Myth: EU membership means dangerous criminals are free to walk into UK
InFact: The UK can deny entry to EU citizens on public security grounds. Though some slip through the net, if we quit, we’d no longer drive EU crime policy.
Vote Leave say: “EU membership means we have lost control of our borders and have been unable to prevent dangerous individuals from walking into the UK.” To back up their argument, they’ve published a dossier detailing “50 of the EU’s most dangerous criminals who came to the UK”.
Under EU law (Art. 27), the UK has the right to refuse admission to any EU citizen on the grounds of “public policy, public health or public security”. Proportionality applies, which means previous criminal convictions do not in themselves constitute grounds for refusal. However, those who “commit serious or persistent crimes” and are seen as a “genuine, present and sufficiently serious threat” can be refused entry to the UK.
Moreover, the deal David Cameron negotiated in February will further strengthen the legal wording around countries’ powers to prevent entry or deport nationals from other EU countries.
Countries will be able to stop individuals whose behaviour is “likely to” – rather than “does” – “represent a genuine and serious threat to public policy or security”. Countries will also be able to “take into account past conduct” and “the threat may not always need to be imminent”. The deal goes on to say that “even in the absence of a previous criminal conviction” countries can “act on preventative grounds”.
Some criminals still slip through the UK border net because up-to-the-minute information about criminal convictions in other EU member states isn’t always accessible to UK border officials when they check passports. Nonetheless, since 2010 roughly 6,000 EU citizens have been refused access to the UK.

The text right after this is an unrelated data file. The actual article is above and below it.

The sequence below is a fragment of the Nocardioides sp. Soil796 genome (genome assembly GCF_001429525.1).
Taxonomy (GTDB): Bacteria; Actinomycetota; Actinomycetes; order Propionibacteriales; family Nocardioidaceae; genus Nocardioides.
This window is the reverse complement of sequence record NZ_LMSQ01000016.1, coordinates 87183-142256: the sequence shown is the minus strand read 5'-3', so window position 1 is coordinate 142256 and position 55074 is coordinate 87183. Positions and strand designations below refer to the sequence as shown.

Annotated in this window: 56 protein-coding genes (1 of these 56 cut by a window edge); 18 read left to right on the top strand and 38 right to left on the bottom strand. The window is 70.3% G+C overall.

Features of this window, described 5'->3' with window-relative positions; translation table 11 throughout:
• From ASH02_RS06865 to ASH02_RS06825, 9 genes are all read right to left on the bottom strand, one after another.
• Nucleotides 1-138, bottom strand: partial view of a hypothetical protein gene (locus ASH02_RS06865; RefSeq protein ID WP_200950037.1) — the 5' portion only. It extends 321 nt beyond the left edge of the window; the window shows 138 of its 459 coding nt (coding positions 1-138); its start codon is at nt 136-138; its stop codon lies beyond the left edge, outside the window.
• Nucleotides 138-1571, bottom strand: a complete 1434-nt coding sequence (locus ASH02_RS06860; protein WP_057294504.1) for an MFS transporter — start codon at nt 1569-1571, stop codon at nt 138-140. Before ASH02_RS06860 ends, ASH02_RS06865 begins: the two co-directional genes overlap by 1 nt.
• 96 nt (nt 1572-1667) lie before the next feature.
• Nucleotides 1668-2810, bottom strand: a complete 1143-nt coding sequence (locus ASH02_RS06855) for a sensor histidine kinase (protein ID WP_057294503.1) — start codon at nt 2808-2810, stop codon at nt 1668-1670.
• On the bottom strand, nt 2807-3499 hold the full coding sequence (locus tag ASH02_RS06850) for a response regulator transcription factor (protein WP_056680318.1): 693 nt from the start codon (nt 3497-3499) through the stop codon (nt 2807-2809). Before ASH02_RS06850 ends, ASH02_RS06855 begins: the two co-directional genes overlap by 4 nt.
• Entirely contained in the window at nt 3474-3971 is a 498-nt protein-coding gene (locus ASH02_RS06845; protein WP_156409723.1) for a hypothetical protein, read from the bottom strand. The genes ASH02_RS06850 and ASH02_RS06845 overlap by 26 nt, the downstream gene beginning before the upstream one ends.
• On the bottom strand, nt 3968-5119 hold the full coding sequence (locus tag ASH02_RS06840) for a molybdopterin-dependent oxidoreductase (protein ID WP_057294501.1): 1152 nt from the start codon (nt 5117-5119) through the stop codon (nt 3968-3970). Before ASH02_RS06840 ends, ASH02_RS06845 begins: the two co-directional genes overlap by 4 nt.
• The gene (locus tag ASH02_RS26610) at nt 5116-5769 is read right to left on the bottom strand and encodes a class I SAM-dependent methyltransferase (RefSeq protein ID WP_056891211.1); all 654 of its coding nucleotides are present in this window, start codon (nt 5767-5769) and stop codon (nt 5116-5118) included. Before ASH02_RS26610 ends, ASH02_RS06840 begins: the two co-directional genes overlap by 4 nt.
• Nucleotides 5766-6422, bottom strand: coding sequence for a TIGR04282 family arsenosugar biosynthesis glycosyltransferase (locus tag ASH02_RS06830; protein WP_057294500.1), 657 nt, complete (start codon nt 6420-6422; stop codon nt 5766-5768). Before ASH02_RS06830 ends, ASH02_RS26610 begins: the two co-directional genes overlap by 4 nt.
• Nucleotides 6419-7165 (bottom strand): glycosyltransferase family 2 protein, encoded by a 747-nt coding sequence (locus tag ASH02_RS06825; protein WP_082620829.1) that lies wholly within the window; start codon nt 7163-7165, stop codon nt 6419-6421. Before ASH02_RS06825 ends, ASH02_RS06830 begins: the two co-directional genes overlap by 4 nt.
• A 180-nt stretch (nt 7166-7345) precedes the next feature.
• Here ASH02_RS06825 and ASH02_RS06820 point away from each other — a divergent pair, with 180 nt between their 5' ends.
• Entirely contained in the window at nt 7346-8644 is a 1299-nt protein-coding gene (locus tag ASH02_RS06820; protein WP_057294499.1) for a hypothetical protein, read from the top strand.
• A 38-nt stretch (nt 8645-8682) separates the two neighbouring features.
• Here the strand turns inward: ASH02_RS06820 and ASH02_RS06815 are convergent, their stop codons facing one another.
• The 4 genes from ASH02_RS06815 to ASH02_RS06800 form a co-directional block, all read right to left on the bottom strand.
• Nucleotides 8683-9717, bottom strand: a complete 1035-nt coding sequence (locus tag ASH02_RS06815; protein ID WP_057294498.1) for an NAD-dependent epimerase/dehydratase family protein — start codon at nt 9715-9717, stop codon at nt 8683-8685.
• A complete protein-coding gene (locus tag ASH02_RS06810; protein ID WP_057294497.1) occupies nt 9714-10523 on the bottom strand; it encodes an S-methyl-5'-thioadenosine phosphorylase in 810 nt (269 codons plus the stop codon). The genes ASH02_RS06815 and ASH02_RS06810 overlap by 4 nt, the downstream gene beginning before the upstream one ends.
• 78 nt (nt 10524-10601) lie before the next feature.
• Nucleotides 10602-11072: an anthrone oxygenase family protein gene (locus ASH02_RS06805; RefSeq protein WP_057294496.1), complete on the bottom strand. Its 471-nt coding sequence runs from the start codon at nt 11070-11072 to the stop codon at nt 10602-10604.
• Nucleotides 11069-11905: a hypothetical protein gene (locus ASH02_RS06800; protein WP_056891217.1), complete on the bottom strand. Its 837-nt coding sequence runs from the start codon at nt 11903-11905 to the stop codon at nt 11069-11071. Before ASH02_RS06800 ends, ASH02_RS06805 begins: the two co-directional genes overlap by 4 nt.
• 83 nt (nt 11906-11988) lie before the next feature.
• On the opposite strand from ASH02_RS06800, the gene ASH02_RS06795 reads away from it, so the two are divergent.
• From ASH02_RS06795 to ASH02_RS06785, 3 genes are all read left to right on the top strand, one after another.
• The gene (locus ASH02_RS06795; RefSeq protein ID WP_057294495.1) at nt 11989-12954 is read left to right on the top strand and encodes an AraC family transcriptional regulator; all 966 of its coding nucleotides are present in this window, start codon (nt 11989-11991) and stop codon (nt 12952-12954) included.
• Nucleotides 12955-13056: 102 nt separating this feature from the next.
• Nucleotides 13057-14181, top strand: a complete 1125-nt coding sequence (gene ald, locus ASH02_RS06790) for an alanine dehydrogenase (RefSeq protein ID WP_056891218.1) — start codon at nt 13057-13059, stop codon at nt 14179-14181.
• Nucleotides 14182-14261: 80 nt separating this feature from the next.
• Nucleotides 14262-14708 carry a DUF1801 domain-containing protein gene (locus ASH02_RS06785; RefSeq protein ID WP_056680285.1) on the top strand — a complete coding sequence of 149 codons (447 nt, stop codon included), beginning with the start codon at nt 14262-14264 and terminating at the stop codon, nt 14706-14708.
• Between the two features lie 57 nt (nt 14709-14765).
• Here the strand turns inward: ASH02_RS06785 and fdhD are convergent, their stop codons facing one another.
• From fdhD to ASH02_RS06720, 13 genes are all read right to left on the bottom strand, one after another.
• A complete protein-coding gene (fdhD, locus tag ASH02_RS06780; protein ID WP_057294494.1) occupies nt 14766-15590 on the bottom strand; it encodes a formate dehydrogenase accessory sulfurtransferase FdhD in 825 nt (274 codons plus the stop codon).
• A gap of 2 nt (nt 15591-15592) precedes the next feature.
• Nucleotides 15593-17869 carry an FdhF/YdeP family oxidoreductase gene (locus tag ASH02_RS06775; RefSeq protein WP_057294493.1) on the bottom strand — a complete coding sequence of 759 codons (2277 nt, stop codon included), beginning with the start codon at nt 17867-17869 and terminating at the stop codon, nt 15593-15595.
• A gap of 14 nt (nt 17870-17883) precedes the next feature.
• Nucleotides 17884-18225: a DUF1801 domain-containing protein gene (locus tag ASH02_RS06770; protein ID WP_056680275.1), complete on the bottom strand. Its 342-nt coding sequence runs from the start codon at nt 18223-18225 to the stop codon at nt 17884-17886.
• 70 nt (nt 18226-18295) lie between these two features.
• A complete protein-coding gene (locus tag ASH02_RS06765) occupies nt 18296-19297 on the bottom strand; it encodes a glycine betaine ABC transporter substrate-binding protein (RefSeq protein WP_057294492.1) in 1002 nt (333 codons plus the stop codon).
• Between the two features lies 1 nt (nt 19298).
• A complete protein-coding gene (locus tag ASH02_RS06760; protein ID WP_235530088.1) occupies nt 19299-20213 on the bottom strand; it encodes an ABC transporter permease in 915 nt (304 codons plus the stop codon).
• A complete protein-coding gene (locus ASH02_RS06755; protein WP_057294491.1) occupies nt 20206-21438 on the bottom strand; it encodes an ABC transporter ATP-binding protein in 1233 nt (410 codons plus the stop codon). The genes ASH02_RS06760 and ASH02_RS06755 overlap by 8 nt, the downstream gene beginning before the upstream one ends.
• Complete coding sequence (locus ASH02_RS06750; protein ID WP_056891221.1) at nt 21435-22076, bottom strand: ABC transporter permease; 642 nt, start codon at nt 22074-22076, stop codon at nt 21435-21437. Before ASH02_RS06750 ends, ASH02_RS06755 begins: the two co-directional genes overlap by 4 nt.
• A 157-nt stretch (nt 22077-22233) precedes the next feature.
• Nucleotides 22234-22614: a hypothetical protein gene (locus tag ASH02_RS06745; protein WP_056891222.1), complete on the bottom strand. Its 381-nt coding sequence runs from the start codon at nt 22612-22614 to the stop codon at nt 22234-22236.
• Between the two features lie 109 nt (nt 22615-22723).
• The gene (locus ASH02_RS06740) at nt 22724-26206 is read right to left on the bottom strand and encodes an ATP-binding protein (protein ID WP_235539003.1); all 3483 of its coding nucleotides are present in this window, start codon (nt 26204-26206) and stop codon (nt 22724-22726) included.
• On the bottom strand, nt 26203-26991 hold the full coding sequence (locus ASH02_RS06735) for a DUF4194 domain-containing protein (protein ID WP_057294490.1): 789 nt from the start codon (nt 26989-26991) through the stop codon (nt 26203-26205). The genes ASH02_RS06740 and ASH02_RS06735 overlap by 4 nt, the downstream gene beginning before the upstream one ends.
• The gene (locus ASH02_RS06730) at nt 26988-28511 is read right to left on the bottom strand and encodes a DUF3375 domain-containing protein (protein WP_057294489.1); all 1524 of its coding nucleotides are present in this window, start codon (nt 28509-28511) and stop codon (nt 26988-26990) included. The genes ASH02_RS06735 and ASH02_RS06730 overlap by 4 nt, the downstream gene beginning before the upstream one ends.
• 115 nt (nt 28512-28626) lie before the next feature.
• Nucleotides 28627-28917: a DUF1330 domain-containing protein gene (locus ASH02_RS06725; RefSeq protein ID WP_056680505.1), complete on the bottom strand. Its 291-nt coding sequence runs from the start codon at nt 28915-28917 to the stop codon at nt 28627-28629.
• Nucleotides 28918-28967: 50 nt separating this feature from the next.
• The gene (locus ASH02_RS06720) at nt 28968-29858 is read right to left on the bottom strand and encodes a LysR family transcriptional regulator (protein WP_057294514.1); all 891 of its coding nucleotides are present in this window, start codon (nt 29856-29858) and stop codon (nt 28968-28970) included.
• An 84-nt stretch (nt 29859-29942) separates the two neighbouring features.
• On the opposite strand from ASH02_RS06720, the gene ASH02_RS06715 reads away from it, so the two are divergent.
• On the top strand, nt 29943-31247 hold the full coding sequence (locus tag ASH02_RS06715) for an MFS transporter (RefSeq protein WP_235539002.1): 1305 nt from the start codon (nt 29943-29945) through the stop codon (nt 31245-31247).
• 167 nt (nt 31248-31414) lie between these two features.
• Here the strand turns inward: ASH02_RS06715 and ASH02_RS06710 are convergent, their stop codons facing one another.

After leaving the EU, the only significant way to make UK border security tighter than it is now would be to introduce pre-travel controls, such as visas, for travellers from other EU countries. But disruptions to business travel and tourism would make this option highly unappealing.
Brexit wouldn’t give Britain any additional control over its borders, but it could potentially jeopardise the UK’s continued membership of data-sharing programmes. ECRIS, for example, is a database set up in 2012 to exchange criminal records information between member states, intended for use at the request of judges and prosecutors. It is currently being enhanced for further integration, and to include information on non-EU citizens.
The Schengen Information System is a sophisticated alerts system for wanted and missing persons.The system doesn’t guarantee recently released murderers get stopped at the border, but it does increase protection against fugitives.
The priority in Brussels, particularly in the wake of recent terrorist atrocities, is to bolster these and other EU-wide information systems. A post-Brexit Britain would likely still be involved in security cooperation but Brexit would remove the UK’s leadership role in setting a European security strategy.
This article was updated on June 7 to include a reference to changes to border controls agreed in David Cameron’s renegotiation settlement.
This article is an adaptation of a piece that previously appeared on InFacts.
Edited by Geert Linnebank